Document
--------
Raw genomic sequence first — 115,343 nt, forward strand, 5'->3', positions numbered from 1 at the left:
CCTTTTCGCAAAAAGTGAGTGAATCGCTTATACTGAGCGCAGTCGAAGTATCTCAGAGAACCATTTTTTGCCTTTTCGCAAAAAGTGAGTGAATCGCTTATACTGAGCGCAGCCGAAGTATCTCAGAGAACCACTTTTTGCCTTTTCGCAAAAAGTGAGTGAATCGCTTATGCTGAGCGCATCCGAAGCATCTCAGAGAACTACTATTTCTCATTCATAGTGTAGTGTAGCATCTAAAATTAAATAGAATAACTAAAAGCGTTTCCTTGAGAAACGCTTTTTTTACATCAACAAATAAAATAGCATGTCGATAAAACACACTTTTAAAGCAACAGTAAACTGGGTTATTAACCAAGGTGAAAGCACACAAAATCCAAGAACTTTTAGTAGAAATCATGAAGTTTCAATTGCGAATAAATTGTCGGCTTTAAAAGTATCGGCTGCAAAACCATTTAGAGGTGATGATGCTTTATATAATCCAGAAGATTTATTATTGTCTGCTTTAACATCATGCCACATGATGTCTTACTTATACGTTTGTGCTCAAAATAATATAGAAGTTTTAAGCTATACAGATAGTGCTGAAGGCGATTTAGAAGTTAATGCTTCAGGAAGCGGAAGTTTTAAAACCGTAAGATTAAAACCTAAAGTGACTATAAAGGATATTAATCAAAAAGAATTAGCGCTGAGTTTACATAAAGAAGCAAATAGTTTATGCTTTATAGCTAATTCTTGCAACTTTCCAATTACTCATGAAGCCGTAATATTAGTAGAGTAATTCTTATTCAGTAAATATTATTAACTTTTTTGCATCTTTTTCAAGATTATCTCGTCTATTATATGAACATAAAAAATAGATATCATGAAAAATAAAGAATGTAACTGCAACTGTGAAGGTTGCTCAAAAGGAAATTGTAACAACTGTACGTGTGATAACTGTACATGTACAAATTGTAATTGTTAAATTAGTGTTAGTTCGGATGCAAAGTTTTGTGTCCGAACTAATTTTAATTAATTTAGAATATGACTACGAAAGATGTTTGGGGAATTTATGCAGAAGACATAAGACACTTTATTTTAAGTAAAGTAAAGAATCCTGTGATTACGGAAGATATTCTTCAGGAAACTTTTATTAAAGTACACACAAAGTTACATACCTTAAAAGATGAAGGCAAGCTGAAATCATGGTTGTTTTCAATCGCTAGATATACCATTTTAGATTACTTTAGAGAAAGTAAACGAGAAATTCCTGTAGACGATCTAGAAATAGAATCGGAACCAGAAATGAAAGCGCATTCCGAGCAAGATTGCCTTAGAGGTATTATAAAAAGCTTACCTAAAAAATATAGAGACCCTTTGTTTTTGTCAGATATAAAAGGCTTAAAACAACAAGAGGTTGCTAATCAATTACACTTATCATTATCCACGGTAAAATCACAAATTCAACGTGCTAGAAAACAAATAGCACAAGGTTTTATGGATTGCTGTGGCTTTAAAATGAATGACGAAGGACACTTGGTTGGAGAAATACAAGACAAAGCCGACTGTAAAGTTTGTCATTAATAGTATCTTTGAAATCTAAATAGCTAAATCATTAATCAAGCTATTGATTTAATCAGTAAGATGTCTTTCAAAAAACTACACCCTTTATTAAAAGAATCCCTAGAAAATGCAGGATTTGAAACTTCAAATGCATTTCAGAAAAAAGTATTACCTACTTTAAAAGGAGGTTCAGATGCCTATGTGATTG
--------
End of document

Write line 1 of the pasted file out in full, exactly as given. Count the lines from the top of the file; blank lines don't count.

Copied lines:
Raw genomic sequence first — 115,343 nt, forward strand, 5'->3', positions numbered from 1 at the left: